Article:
No matter how good your product, and no matter how hard you try, your product is going to fail from time to time. It’s inevitable. No product is ever perfect.
No service is ever perfect either. The restaurant that was impeccable the last time you ate there is unrecognizable the second time. The service you sell has days like that, too.
The more complex the solution, that combination of products and services and outcomes, is rife with opportunities for problems and failures. No amount of effort can account for the challenges that occur in the normal course of execution.
You might be tempted to believe that your company has an exclusive right to problems and failures. Because you have to deal with these challenges, and because you are emotionally invested, you are bothered by them, wishing you were perfect. You don’t lose clients because you have problems. You lose them when you handle them poorly.
But problems are not your problem. How you respond to your problems, however, may be your problem.
- Hiding: One choice when dealing with problems is to avoid them, hoping that they go away or that someone else resolves them so you don’t have to. This choice typically ends not with the problem going away, but instead with the client going away.
- Avoiding Accountability: Another choice you might make is avoiding accountability for the problem or failure. After all, it’s your operations team that failed, not you. Why should you have to face the angry, upset, or irate client?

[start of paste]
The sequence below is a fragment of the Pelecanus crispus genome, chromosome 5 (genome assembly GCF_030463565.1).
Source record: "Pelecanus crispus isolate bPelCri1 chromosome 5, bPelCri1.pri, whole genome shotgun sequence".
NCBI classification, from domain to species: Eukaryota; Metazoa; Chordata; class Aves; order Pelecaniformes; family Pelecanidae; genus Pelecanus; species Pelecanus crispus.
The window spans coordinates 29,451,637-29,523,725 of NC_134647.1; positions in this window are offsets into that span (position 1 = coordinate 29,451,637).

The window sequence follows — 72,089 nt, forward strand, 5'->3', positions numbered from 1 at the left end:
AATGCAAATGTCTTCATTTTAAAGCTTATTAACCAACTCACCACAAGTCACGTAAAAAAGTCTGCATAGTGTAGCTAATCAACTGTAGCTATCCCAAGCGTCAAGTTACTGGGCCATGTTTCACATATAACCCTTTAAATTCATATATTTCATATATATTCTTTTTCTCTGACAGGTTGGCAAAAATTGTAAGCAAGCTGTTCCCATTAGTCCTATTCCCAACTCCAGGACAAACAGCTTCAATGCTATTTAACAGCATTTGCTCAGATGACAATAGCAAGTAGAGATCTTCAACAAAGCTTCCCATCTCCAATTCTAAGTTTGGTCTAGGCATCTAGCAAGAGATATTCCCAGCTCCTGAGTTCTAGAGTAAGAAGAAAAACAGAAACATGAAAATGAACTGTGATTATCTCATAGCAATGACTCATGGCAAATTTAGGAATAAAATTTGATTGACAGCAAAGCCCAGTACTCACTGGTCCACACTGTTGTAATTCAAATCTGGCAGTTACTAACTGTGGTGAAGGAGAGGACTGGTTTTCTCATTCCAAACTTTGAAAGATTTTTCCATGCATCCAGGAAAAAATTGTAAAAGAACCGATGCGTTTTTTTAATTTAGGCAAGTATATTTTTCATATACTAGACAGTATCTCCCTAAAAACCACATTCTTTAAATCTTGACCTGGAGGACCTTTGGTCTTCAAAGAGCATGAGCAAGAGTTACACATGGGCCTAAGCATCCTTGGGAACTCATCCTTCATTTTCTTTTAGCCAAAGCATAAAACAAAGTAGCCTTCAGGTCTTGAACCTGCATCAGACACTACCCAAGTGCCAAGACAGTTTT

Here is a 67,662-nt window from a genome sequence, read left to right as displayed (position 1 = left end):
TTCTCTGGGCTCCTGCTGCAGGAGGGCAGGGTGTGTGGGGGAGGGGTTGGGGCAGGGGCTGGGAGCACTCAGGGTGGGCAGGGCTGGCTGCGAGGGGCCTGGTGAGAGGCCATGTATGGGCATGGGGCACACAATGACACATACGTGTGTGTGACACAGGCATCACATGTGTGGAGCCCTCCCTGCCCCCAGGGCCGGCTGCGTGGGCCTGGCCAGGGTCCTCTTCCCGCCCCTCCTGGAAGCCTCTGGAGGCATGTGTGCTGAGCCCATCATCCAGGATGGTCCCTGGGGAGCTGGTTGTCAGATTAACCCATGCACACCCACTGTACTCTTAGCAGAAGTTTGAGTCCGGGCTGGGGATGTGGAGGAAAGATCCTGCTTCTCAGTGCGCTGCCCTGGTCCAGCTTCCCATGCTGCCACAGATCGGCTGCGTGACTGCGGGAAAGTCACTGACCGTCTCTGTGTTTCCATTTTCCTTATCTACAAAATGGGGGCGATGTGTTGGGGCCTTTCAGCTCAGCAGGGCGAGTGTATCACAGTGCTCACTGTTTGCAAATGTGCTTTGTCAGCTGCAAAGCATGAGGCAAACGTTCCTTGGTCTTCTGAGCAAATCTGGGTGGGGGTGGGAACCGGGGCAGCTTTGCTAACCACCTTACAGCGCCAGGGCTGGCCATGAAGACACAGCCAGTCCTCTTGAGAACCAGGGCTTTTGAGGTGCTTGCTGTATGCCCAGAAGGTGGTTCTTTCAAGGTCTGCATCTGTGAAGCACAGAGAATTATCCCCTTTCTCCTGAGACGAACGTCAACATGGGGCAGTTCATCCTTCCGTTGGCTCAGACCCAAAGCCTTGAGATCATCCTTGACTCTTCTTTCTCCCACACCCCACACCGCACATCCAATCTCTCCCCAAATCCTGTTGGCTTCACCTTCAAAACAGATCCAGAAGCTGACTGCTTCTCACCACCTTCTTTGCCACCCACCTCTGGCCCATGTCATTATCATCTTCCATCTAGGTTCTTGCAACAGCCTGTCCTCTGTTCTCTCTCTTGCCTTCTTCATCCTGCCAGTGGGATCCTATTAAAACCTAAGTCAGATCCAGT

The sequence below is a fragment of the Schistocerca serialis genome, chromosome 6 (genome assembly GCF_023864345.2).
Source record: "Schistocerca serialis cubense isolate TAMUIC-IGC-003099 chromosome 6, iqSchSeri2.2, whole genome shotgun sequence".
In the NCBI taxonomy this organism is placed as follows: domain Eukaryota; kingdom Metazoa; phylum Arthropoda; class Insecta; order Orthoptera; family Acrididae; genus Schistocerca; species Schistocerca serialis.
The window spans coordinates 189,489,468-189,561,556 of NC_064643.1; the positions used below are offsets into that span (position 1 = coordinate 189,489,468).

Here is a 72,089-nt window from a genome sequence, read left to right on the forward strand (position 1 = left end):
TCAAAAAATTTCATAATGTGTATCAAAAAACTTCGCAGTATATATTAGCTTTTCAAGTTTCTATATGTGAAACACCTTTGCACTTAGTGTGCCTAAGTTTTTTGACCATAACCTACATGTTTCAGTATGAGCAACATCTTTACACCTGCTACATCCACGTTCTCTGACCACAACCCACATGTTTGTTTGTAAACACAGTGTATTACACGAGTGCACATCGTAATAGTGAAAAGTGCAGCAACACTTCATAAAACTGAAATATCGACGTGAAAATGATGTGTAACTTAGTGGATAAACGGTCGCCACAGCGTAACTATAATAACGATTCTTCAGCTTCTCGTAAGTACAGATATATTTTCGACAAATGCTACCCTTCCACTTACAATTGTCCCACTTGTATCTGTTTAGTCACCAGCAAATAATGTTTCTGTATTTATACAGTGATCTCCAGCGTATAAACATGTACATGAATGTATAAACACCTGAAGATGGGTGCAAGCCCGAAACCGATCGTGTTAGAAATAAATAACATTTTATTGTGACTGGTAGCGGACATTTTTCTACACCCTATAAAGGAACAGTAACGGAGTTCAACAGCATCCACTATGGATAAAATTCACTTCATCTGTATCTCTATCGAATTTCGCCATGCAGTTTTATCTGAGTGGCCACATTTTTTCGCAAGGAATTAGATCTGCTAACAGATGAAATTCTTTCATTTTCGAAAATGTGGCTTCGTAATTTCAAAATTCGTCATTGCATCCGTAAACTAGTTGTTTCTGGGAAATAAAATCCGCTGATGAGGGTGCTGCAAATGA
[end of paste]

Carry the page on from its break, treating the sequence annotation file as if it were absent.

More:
- Embrace: The best choice when dealing with problems is to respond to them quickly, apologize, dispatch them as fast as possible, and make changes to prevent those problems from reoccurring. This is what your client wants and expects from you. Mature, partner-oriented clients don’t judge you on whether or not you have problems. They judge you on how you respond when you the inevitable problems surface.
Your clients have their own problems serving their clients. You want from them the same thing they want from their clients, namely, a chance to make things right.
Your competitors have the exact same problems and challenges you have in executing what you sell. You know this because you call on their clients, and when these problems rise to a great enough level, you win those clients. Had your competitor better handled their problems, they may have retained those clients. This is also true for you.
The best approach to dealing with problems is to handle them well. Wishing you weren’t going to have them is a poor strategy. Get better at managing them.
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Filed under: Accountability